study commissioned last year by the Universal Acceptance Steering Group, which is working to ensure all web addresses in different languages are compatible with each other, found a potential $9.8 billion growth opportunity in online revenue.

The study, carried out by Analysys Mason looked at Russian, Chinese, Arabic, Vietnamese and Indic language groups, which said that online spending from these users could start at $6.2 billion per year.

This strengthens the case for building technology and systems in the native language of non-English speakers. In 2016, Google Translate made the news for translating Japanese with uncanny precision. Google's translation service, which uses machine learning, managed to recognise and automatically translate complex characters in the Japanese script.

As this piece in the New York Times Magazine explained, Google has expedited its quest to fine tune its algorithms so that it attains something like human flexiblity vis-à-vis learning from real-world situations. Google Brain, a new department in the Alphabet stable, has been at work to develop artificial neural networks to acquaint themselves with the world via travel and error, much in the same way as toddlers pick up the rudiments of life, such as language.

The crack team that works at creating a seamless experience for users of Google's Assistant and Translate products leverage the power of artificial intelligence and machine learning to gradually refine the underlying programs to pick up individual quirks and idiosyncrasies such as accent and intonation of speakers to deliver the best possible results in minimal time.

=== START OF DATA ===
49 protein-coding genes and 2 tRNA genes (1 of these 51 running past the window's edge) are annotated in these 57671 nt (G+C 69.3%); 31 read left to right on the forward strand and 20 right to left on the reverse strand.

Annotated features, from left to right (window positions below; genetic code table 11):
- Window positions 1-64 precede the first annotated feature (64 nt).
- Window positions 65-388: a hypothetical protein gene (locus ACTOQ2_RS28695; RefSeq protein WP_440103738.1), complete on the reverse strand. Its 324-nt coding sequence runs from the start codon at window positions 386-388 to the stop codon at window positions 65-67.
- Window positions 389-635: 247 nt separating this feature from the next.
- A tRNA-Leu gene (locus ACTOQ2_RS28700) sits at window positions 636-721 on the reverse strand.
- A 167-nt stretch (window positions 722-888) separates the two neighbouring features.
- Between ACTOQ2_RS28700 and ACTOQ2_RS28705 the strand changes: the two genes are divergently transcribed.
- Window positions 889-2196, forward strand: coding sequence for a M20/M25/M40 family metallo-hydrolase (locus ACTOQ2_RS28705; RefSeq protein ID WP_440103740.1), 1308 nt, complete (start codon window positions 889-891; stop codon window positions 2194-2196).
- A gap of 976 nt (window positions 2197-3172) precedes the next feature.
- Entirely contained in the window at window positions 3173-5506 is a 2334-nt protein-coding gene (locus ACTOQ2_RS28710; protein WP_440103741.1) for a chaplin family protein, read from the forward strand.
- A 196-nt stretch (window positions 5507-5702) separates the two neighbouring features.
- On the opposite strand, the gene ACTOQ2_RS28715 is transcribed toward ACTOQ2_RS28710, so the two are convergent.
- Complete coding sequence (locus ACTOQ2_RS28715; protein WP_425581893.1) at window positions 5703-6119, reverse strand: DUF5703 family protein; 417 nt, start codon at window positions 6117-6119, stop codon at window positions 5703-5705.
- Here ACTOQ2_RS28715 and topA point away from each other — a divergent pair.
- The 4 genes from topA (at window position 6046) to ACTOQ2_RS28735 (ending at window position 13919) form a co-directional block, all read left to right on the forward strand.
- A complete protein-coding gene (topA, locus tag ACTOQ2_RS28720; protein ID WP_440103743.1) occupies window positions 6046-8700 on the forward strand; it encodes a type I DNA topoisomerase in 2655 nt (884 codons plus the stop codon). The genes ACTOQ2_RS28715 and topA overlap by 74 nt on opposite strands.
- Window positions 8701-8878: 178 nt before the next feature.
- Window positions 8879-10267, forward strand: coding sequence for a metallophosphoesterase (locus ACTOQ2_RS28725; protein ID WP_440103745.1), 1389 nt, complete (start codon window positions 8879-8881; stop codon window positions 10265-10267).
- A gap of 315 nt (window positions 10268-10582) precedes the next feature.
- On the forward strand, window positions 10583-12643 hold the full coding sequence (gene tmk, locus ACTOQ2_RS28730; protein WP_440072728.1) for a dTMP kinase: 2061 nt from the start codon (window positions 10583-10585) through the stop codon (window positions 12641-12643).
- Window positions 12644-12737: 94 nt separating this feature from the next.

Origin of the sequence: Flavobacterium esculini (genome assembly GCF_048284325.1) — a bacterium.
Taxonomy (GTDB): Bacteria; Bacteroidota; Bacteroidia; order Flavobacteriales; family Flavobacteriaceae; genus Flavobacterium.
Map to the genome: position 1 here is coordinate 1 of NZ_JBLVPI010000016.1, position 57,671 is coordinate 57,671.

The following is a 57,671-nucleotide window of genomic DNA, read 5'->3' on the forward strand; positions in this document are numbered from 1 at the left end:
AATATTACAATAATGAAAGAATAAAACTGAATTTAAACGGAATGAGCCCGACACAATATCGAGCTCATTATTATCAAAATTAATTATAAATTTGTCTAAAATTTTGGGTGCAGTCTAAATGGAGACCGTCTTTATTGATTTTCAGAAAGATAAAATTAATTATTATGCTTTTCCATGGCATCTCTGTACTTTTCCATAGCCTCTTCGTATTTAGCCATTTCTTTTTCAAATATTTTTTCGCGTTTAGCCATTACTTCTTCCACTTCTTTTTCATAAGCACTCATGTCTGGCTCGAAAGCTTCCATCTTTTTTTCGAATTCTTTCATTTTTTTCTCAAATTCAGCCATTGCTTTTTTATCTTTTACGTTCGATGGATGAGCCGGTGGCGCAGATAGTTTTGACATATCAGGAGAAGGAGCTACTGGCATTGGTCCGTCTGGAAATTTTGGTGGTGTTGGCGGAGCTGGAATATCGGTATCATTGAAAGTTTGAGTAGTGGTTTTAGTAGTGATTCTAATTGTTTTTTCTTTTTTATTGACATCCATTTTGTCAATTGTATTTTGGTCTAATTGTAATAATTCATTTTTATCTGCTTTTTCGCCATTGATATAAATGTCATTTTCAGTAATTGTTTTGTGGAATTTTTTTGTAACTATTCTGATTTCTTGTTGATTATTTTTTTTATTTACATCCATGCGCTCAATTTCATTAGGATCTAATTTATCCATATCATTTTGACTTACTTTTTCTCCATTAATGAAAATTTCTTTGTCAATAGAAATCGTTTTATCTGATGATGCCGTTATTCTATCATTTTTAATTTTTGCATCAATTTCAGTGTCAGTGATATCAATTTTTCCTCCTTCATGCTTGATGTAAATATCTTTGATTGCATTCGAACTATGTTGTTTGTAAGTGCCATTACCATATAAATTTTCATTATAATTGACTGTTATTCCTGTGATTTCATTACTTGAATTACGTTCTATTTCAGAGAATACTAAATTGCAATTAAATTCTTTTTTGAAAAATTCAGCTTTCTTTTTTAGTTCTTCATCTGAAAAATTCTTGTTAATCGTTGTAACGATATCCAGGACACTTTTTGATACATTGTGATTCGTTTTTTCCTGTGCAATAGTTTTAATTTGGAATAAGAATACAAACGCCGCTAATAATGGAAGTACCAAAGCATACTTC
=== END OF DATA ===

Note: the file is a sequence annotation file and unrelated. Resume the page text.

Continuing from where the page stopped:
Essentially, Google taught machines to learn language like humans. And that was a breakthrough for the most consumer-facing translation product in the world- it was translating 500 million monthly users and 140 billion words per day in a different language in 2016.

Other big tech companies too, were intensifying efforts to build local language capability- Microsoft, Amazon and Facebook being among the major players with fingers in the pie.

The turning point

It was around 2013-14 that e-commerce became the rage in urban India. From books to clothes, shoes to perfumes, everything was now available online. Even grocery shopping could be conducted at the touch of a button, marking an inflection point in the way Indians procured their basic necessities.

However, this boom catered to a largely English-speaking population. Major e-commerce firms were quick to gauge the scope of Indian market. The Indian hinterland presented a largely untapped market for e-tailers, who soon realised that the next wave of growth for them would come from the non-English speaking audience in tier-2 and tier- 3 cities.

Snapdeal dabbled in some local language content in 2015 when it introduced Hindi and Telugu translations on its mobile website in 2015.

The same year in January, Google introduced lane guidance in Google Maps in Hindi. By August, it intensified efforts to get people to create more content in Hindi and also advertise more aggressively through its AdSense platform.

“But why does Hindi matter? If you have a large user base in India; or you’re looking to grow in this strategic emerging market; catering your content to Hindi speakers is key,” it said in a blogpost at the time.